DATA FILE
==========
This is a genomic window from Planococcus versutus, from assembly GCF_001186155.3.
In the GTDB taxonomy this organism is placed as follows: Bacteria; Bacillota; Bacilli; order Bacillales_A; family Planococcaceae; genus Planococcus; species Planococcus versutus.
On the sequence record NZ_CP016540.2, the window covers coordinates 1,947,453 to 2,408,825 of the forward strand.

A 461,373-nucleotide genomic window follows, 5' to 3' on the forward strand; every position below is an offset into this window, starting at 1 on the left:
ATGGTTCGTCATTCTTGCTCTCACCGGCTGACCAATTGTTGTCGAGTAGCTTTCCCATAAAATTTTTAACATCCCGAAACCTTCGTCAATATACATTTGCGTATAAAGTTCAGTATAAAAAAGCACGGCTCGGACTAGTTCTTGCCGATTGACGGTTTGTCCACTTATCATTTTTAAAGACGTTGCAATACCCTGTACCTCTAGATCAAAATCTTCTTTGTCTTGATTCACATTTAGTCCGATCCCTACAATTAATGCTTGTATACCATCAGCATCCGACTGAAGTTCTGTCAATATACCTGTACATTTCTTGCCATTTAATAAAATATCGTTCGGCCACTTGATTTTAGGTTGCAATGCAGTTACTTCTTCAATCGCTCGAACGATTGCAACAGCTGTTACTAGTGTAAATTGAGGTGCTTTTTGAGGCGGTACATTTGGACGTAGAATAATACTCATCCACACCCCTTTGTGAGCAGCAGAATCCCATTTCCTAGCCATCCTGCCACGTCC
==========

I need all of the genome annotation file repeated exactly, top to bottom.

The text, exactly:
This is a genomic window from Planococcus versutus, from assembly GCF_001186155.3.
In the GTDB taxonomy this organism is placed as follows: Bacteria; Bacillota; Bacilli; order Bacillales_A; family Planococcaceae; genus Planococcus; species Planococcus versutus.
On the sequence record NZ_CP016540.2, the window covers coordinates 1,947,453 to 2,408,825 of the forward strand.

A 461,373-nucleotide genomic window follows, 5' to 3' on the forward strand; every position below is an offset into this window, starting at 1 on the left:
ATGGTTCGTCATTCTTGCTCTCACCGGCTGACCAATTGTTGTCGAGTAGCTTTCCCATAAAATTTTTAACATCCCGAAACCTTCGTCAATATACATTTGCGTATAAAGTTCAGTATAAAAAAGCACGGCTCGGACTAGTTCTTGCCGATTGACGGTTTGTCCACTTATCATTTTTAAAGACGTTGCAATACCCTGTACCTCTAGATCAAAATCTTCTTTGTCTTGATTCACATTTAGTCCGATCCCTACAATTAATGCTTGTATACCATCAGCATCCGACTGAAGTTCTGTCAATATACCTGTACATTTCTTGCCATTTAATAAAATATCGTTCGGCCACTTGATTTTAGGTTGCAATGCAGTTACTTCTTCAATCGCTCGAACGATTGCAACAGCTGTTACTAGTGTAAATTGAGGTGCTTTTTGAGGCGGTACATTTGGACGTAGAATAATACTCATCCACACCCCTTTGTGAGCAGCAGAATCCCATTTCCTAGCCATCCTGCCACGTCC